These eschatological interpretations of the referendum are niche, of course, and not representative of the majority of Christians who voted to leave. There are also inconsistencies throughout this type of millennialist belief. For example, leave campaigners (and certainly followers of Paisley) will have believed as much in the consolidation of another economic power, that of the UK, as they did in the condemnation of Europe. But I think there is at least one important aspect of apocalyptic argument that might shed light on the wider debate. For most theologians the apocalyptic vision is story of the oppression of the weak by the rich and powerful whose time has finally come. Its target is the unjust economic power of Rome. The visions of the Beast and the kings of the earth is disempowering, but the end of the story gives hope: the persecuted inherit a new heaven and earth, and the worldly powers are cast into a lake of fire. Any social group can, of course, claim identification with the persecuted, and herein lies the enduring appeal of apocalyptic prophecy across diverse cultural, ethnic and class contexts (from the American ‘Moral Majority’ to peasant revolutionaries). Each believes that the social order against which they define themselves is based on deception and is bound to fall. The apocalyptic vision, promising a better world, lies outside of this order.

Leave voters also perceived the vote to Remain as the maintenance of an unjust status quo led by wealthy, corrupted elites; they identified with the persecuted. Of course, the irony for those of us who voted and campaigned to remain is that the same arguments ought to have worked equally well the other way: it is hard to see how the real persecuted and excluded of UK society are feeling any sort of eschatological euphoria in the wake of Brexit (more racist attacks; more job insecurity). Remain voters are wondering how they missed an opportunity for a thoroughgoing political critique – a recognition that both economic systems (Brussells and Westminster) are failing the poorest of society and need pressure from below to hold them to account – that might have united the country instead of dividing it. But then, an ‘in or out’ referendum was always doomed to eviscerate this more complex debate and reduce its message to deflationary hyperbole. Hence the tragic failure of Corbyn’s message, shared by so many, to register: that a vote to remain could mean a vote to change.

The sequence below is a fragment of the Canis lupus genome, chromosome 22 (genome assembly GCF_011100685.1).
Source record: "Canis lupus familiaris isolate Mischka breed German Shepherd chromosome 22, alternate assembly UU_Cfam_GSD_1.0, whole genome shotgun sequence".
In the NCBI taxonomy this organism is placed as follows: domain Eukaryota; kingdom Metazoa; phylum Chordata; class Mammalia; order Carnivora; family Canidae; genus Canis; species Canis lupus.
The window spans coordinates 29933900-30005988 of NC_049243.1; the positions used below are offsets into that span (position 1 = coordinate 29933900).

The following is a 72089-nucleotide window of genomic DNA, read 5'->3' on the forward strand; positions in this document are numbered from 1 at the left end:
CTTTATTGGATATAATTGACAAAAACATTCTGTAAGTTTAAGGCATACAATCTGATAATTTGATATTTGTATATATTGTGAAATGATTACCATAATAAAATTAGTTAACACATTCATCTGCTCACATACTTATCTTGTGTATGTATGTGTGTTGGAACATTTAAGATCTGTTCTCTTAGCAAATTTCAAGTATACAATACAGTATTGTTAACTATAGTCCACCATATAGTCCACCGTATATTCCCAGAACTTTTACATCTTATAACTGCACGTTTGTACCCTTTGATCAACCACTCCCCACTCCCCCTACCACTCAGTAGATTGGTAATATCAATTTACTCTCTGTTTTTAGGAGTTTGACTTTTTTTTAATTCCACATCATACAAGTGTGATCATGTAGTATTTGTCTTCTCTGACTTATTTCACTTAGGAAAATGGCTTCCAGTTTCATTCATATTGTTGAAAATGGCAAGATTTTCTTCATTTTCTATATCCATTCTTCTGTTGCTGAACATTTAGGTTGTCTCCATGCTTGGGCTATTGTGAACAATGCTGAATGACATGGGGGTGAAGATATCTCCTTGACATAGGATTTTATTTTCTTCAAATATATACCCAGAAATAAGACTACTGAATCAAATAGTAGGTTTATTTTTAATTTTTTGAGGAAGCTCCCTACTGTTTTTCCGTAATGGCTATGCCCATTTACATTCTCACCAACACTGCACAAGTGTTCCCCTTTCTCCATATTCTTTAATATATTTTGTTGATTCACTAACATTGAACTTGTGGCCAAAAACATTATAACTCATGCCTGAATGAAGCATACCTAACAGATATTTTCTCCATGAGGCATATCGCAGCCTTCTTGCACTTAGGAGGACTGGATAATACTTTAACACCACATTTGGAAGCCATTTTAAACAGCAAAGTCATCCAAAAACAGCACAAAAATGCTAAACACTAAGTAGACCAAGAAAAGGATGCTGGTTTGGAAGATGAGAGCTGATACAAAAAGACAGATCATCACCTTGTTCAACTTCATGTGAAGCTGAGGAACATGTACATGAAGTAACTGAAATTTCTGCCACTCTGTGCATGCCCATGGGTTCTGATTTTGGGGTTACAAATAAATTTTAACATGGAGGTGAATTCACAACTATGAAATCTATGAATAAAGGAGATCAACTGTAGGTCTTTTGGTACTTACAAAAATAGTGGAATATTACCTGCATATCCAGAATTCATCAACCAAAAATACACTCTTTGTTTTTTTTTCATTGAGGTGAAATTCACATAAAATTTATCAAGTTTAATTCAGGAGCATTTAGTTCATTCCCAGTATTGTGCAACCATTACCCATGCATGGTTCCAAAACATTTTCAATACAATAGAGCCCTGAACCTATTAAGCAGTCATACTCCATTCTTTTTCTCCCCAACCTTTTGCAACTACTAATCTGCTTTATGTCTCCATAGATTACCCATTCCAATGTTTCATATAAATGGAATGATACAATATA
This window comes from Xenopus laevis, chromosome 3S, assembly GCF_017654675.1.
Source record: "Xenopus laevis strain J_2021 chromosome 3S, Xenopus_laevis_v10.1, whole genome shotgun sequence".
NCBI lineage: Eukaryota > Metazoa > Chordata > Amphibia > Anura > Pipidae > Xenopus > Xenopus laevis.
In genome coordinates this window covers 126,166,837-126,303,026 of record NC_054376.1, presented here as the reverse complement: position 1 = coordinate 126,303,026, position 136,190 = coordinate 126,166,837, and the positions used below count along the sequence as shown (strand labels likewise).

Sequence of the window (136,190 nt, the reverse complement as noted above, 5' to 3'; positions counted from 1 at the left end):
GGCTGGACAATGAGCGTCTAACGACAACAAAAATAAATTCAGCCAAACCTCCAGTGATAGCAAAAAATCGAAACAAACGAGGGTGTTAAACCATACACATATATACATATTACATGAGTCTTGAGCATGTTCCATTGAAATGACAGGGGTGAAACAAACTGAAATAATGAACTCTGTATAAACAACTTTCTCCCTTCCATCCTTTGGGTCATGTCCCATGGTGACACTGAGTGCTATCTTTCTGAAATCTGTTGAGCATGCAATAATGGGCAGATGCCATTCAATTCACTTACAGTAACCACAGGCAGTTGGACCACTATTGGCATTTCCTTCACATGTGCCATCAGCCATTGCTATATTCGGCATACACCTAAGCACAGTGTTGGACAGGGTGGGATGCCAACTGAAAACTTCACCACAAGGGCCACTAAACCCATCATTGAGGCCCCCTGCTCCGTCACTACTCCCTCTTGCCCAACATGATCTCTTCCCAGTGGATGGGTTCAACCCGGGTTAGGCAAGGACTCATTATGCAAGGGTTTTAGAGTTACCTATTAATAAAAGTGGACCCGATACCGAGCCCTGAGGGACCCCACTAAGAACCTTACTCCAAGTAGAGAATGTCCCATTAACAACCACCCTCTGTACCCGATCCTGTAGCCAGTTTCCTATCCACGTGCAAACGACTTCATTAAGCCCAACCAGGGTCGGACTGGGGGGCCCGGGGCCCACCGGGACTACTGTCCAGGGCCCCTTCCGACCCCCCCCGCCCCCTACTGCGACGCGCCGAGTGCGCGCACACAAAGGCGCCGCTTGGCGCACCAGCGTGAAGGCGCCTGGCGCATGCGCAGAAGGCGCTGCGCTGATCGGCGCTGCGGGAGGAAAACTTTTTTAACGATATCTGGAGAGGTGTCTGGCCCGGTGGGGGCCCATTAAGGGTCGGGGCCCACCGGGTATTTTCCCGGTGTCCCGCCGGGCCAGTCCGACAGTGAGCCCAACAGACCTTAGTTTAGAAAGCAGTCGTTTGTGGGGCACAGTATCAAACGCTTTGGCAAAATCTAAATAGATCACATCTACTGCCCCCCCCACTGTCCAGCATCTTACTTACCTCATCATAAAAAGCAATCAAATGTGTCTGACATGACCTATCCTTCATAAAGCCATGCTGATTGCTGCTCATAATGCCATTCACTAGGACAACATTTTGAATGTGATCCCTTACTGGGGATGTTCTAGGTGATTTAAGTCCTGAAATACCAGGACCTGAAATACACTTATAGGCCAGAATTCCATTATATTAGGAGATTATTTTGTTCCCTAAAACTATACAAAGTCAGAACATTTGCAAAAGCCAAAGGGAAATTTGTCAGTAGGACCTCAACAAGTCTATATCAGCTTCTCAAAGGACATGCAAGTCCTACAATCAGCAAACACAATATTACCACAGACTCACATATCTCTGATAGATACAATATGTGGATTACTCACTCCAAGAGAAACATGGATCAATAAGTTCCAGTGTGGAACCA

So Brexit seemed like an apocalyptic vision without any of the vision. Instead of a critique uniting the poorest of society in holding all the powers of the world to account, we were left with caricatures of only this polarizing, fearful kind. In the absence of any outside vision of a better future, people voted for a different future. Emerging anecdotal evidence[1] suggests that leave voters in poorer communities felt faced with the choice between maintaining a system they perceived to be based on false promises of security and wealth, and an act that would shake down that system. No matter how dangerous and reckless that shaking down seemed to them – however apocalyptic, indeed – a crucial and defining number of people opted for the latter.

[1] See for instance ‘Why We Voted Leave: Voices from the North of England’: